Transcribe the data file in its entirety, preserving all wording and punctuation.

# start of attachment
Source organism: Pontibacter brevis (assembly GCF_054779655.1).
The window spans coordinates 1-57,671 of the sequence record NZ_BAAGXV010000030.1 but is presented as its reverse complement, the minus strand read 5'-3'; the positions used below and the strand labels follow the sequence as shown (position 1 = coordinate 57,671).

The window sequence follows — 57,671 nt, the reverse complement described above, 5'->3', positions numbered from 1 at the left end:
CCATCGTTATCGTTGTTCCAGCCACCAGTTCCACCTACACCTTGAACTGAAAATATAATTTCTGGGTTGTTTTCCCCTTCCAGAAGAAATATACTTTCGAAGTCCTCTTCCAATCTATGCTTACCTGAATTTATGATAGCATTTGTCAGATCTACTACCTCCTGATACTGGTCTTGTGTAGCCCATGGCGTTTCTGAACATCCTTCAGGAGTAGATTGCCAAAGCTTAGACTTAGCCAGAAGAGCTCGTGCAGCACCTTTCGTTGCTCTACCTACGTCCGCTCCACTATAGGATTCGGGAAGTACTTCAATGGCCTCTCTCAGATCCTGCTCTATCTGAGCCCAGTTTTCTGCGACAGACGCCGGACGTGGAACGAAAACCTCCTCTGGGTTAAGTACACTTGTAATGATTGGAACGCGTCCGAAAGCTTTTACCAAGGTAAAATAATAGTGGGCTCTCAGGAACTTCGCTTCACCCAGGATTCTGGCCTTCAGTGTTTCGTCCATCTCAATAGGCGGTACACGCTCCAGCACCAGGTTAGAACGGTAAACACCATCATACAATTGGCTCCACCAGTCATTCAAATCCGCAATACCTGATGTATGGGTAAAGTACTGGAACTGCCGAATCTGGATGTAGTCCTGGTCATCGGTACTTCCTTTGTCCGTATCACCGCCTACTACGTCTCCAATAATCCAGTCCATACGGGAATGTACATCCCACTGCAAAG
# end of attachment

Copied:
Source organism: Pontibacter brevis (assembly GCF_054779655.1).
The window spans coordinates 1-57,671 of the sequence record NZ_BAAGXV010000030.1 but is presented as its reverse complement, the minus strand read 5'-3'; the positions used below and the strand labels follow the sequence as shown (position 1 = coordinate 57,671).

The window sequence follows — 57,671 nt, the reverse complement described above, 5'->3', positions numbered from 1 at the left end:
CCATCGTTATCGTTGTTCCAGCCACCAGTTCCACCTACACCTTGAACTGAAAATATAATTTCTGGGTTGTTTTCCCCTTCCAGAAGAAATATACTTTCGAAGTCCTCTTCCAATCTATGCTTACCTGAATTTATGATAGCATTTGTCAGATCTACTACCTCCTGATACTGGTCTTGTGTAGCCCATGGCGTTTCTGAACATCCTTCAGGAGTAGATTGCCAAAGCTTAGACTTAGCCAGAAGAGCTCGTGCAGCACCTTTCGTTGCTCTACCTACGTCCGCTCCACTATAGGATTCGGGAAGTACTTCAATGGCCTCTCTCAGATCCTGCTCTATCTGAGCCCAGTTTTCTGCGACAGACGCCGGACGTGGAACGAAAACCTCCTCTGGGTTAAGTACACTTGTAATGATTGGAACGCGTCCGAAAGCTTTTACCAAGGTAAAATAATAGTGGGCTCTCAGGAACTTCGCTTCACCCAGGATTCTGGCCTTCAGTGTTTCGTCCATCTCAATAGGCGGTACACGCTCCAGCACCAGGTTAGAACGGTAAACACCATCATACAATTGGCTCCACCAGTCATTCAAATCCGCAATACCTGATGTATGGGTAAAGTACTGGAACTGCCGAATCTGGATGTAGTCCTGGTCATCGGTACTTCCTTTGTCCGTATCACCGCCTACTACGTCTCCAATAATCCAGTCCATACGGGAATGTACATCCCACTGCAAAG